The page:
How will the prosumer get paid?

The emergence of solar and the prospect of electric vehicles and affordable batteries is leading to a push to reform how consumers pay for power they consume, but the debate so far has neglected the need to reform how consumers get paid for producing power.

Acting chair of the Australian Energy Regulator, Andrew Reeves gave an important speech yesterday (which we’ve published here) on how energy market regulation needs to evolve given the emergence of a combination of cheap information and communications technology, low-cost solar and the possibility of affordable energy storage including electric vehicles.

Reeves notes:

From a paradigm of one-way centrally managed electricity supply, the industry is transforming to a new paradigm in which the energy network exists to provide a platform for the two-way trade of electricity, with all customers and suppliers, large and small, able to be integrated with and respond to local market conditions.

As I explained several months ago using real-world 30-minute by 30-minute electricity demand data for 300 households (Why solar needn't kill the grid), there are large economy of scale benefits from utilising an electricity grid to pool our demand for energy to share power supply assets, rather than each household going off the grid and having to be self-sufficient.  

This data illustrated that by meeting their electricity needs as a pooled group, these 300 households would more than halve their need for power generating capacity compared to if they each had to be self-sufficient.

This was because each household tended to have peaks in their electricity demand at different points in time. This approach allows for large savings by sharing power supply assets and suggests that even if batteries were to become really cheap there would still be considerable value from continuing to use the grid.

At the same time there is now a range of technologies emerging that can act as substitutes or competitors for grid capacity. The grid itself may be regulated as a monopoly service but, in fact, there are alternatives to augmenting the capacity of the grid by using small-scale power generation, energy storage and also information and communications technology to automatically shift demand in time.  

So how do we deal with this in regulating and designing the energy market?

Reeves provides two guidepoints

1) We must strive to enhance and facilitate competition in the energy market where possible and minimise the scope of what networks can claim as part of their monopoly domain and contain their power to restrict competition.  

2) We need to reform the structure of power prices away from being based on a single flat charge per kilowatt-hour irrespective of what time it is consumed, to a two-part tariff where consumers pay not just for the energy they consume, but also how much network capacity they use during peak periods (what Reeves calls a “demand charge”).

The two points above are highly interrelated. There is scope for networks to be exposed to greater competition. But at the same time for this to happen there needs to be a change in pricing electricity that provides a reward for those who can reduce the need for network capacity. How this reward is allocated should not be at the discretion of network businesses (which is the case presently).

As Reeves notes:

This is what we need to see in the network sector, with a transformation from the network sector seeing itself a one-way carrier of energy, to a platform to support generation, storage and demand management. Tariff reform – from energy-based usage charges to a demand based service charge – is an essential part of this response in redefining the nature of the service provided by the regulated network.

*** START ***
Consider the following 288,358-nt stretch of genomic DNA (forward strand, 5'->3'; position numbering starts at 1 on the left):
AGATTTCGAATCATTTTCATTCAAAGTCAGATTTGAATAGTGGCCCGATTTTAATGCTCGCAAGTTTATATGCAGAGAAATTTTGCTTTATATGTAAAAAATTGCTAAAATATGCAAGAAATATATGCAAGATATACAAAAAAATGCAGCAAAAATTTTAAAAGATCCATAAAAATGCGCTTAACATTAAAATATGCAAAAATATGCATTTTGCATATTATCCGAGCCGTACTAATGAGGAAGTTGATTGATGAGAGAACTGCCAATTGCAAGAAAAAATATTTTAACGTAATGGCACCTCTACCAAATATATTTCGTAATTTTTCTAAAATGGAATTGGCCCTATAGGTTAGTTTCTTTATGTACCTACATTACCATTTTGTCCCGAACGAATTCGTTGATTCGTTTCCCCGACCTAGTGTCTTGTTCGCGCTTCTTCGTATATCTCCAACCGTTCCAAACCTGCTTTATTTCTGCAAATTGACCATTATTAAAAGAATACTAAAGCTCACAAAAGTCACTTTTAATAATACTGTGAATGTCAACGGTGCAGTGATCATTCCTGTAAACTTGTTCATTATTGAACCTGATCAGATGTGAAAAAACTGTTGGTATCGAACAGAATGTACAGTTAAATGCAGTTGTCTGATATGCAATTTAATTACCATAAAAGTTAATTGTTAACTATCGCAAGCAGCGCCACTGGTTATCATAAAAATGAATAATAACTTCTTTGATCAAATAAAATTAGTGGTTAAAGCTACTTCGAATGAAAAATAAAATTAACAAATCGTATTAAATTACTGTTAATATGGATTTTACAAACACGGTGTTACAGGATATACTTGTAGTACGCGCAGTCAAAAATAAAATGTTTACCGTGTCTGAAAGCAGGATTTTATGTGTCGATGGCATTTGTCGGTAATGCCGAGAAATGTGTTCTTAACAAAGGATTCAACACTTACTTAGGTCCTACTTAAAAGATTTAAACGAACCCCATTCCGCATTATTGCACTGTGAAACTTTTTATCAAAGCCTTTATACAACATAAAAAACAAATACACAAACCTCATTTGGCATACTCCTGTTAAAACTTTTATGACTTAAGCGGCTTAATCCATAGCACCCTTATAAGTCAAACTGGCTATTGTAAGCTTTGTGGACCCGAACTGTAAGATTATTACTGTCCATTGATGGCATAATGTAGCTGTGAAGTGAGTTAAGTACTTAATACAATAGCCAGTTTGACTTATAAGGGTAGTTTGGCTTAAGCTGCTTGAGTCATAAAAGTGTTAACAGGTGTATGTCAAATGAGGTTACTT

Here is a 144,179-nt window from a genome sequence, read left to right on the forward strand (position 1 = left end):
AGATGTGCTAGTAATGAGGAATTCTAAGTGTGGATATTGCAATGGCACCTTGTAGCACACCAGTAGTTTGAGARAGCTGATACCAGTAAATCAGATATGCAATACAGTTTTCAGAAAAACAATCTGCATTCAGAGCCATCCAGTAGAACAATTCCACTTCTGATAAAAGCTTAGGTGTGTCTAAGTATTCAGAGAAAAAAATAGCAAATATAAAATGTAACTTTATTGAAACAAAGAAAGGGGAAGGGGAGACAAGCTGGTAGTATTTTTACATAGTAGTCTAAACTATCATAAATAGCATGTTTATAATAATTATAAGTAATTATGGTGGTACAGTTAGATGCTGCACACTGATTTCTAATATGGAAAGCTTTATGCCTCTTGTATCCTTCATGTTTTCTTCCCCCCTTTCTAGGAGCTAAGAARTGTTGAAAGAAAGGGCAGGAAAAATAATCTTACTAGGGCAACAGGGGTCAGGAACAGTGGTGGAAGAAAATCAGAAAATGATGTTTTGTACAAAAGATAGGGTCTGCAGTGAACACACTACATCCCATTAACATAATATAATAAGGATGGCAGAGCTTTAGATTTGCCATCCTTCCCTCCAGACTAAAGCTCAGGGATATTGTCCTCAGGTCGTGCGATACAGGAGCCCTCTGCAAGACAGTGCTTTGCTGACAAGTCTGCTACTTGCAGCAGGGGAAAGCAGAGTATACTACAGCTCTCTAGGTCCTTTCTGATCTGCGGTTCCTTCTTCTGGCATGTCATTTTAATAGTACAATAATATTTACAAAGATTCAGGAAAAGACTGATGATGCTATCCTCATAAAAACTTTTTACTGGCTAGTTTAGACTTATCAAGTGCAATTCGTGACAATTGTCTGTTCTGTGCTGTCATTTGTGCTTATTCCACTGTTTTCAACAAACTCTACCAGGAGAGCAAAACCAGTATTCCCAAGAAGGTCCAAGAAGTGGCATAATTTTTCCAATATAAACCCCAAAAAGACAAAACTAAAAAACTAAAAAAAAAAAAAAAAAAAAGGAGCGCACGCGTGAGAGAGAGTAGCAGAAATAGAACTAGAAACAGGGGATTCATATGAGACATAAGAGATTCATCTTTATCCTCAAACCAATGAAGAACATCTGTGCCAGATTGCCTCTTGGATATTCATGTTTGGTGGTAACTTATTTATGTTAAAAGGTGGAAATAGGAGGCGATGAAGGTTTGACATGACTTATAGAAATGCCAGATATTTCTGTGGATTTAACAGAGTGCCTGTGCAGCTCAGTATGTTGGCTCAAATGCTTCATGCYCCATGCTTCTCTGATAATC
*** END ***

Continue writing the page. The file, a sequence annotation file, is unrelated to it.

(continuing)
The problem, however, is that there is large room for tariff reform to be done poorly and in a way that rather than facilitating competition, actually inhibits it.

If we are going to start charging customers large amounts of money for demand they place on the network during peak periods, we should also provide them with large rewards for relieving demand on the network during peak periods where they offset the demand of their neighbours via power exports. The debate so far seems to have completely ignored this fundamental counter-requirement for rewarding power exports.

If I install a battery system it can certainly offset my own demand for power throughput and load on the transformer during peak periods. This would be encouraged by charging me (or power retailers more generally) a network peak-demand charge. That’s good and represents progress over the current state.

But I might not be at home during the peak period and that battery system could do exactly the same job in relieving load on the transformer by being drawn upon by my neighbour via my battery exporting to the grid. Yet under the present regime government energy officials seem to think I’m only entitled to be paid the same price for my exported power as generators a hundred kilometres away from my neighbour, who would put load on the network transformer before reaching my neighbour.

In addition, there is no reason why someone who isn’t a power customer couldn’t also install battery systems or some other power supply downstream of the transformer that is capable of exporting power to the grid during peak periods. Why shouldn’t they get paid a price for relieving network capacity approximating the charge a customer is forced to pay for consuming that network capacity?

Presently if I want to get paid more than the wholesale value of electricity then I have to negotiate with the monopoly network business for a payment which is almost entirely at their discretion and subject to a set of rules that they get to define, based on information that I don’t have access to.

Why does a monopoly provider get to decide whether or not I’m allowed to compete with them?